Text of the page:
Well, you have to understand that most of the places publishing pieces that say things like that are considered “generalist” publications, which means they are for a general audience, people who might otherwise not know much about hip-hop, nor be as in tune with the history of Jay-Z and the genre as a whole.

People who were around in 1996, who remember what was happening then, they know that Reasonable Doubt wasn’t that big of a record when it came out, that it was a slow burn, that it dropped around the same time as It Was Written (itself, just a carbon copy of Only Built 4 Cuban Linx). And though Reasonable Doubt may have matured a little better than Nas’ second LP, it was certainly just another rap release at a time when there were a lot of great rap releases. I mean, this was 1996. Every album back then was incredible.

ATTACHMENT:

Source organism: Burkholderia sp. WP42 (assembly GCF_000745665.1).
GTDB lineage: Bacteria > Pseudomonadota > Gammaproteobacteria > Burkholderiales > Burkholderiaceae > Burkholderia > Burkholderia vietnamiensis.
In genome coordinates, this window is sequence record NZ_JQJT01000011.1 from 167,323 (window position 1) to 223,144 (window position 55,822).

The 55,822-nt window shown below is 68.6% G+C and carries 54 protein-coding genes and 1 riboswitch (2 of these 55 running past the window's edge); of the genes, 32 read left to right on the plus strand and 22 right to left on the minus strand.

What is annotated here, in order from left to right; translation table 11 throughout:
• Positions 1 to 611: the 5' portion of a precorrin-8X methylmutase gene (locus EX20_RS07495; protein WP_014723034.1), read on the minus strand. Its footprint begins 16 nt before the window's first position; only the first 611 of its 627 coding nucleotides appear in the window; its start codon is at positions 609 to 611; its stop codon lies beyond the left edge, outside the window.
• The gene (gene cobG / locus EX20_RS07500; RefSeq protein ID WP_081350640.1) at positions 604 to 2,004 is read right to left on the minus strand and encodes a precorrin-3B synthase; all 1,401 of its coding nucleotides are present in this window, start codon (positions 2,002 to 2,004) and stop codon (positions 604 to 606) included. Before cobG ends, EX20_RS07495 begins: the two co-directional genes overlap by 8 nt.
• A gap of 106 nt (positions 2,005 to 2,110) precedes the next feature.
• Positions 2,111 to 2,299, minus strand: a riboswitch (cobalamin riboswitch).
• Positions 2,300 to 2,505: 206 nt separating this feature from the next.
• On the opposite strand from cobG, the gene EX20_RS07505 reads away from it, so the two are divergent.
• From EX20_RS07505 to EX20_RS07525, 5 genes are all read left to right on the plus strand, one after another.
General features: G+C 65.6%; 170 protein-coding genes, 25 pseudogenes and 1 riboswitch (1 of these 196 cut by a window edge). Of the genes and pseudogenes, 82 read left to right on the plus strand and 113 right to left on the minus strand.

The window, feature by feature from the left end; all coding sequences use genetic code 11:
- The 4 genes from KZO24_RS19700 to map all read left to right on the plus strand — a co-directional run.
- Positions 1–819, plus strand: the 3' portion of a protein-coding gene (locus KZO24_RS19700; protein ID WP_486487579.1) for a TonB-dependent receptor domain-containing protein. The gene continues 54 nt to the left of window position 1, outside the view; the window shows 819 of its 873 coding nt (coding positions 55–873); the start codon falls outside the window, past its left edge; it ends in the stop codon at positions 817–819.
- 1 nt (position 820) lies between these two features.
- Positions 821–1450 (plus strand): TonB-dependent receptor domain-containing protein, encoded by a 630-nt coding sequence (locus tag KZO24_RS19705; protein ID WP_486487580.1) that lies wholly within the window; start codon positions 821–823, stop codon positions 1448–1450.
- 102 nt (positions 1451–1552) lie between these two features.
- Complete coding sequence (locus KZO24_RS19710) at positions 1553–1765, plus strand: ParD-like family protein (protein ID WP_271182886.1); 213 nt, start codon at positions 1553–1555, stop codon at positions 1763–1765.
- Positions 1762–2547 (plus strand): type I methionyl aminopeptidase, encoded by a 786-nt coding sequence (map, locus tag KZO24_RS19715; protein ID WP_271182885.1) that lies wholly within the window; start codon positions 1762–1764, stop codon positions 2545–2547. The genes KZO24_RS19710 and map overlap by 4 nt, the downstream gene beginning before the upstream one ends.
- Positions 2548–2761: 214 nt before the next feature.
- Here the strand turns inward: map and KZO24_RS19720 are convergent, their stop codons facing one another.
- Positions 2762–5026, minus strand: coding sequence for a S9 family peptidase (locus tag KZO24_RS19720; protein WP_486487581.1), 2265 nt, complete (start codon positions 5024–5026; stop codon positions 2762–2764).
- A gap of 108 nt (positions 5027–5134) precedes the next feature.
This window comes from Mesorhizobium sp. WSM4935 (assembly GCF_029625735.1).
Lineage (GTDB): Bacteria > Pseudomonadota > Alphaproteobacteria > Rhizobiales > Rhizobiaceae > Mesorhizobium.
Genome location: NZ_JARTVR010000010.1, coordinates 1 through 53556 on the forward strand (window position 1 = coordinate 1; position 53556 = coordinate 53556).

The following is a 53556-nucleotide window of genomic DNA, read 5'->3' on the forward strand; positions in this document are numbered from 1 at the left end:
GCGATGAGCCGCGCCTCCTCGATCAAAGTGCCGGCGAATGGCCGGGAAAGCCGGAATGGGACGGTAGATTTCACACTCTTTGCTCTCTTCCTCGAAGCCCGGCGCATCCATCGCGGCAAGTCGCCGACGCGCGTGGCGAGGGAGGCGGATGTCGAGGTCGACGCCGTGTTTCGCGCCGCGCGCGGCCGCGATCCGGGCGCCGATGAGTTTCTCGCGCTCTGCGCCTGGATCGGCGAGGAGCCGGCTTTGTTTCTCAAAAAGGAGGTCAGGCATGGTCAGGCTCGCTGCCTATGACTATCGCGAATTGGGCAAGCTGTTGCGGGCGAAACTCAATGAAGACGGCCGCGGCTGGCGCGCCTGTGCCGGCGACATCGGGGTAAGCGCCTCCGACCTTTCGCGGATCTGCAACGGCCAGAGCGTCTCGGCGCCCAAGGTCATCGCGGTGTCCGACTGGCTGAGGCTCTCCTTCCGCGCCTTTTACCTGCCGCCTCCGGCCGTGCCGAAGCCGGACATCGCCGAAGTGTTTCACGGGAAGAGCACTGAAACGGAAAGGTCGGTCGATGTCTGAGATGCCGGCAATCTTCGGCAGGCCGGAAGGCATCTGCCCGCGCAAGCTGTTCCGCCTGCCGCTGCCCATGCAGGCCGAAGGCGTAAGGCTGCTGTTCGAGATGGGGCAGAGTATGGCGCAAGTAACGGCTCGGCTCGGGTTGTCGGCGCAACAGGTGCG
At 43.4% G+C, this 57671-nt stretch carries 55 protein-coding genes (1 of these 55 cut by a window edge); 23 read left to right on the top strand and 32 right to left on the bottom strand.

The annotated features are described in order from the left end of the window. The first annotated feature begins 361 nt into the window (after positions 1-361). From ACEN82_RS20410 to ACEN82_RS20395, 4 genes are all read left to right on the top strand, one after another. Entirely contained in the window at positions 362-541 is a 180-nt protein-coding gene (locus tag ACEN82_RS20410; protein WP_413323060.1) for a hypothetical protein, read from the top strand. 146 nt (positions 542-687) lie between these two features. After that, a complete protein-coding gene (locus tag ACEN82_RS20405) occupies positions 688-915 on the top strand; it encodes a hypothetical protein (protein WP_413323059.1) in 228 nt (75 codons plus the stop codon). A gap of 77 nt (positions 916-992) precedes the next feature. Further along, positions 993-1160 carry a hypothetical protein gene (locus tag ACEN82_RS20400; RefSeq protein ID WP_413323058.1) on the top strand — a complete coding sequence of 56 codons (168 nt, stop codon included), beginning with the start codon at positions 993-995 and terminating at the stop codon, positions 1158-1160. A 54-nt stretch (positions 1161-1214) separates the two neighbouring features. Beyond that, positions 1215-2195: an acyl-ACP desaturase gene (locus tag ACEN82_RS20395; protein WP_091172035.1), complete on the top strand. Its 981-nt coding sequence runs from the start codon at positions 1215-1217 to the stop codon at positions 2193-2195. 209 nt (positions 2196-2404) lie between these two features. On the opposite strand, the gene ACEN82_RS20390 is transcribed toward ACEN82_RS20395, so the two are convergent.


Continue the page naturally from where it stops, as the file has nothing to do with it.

Again, to your point, the average person writing stuff online these days has little reference for stuff like this, and I don’t even think it’s accurate to call it the first grown up rap record; but again, you’d have to be intimately familiar with hip-hop to know that, and these outlets and these writers are just not. For the most part, at least. It is what it is and we move on. It’s just words on a page that, ultimately, no will give a shit about tomorrow. Least of all Jay-Z.

Wrote for the New York Times, New York Magazine, Esquire, Rolling Stone, Vice, Fader, Vibe, XXL, MTV News, many other places.

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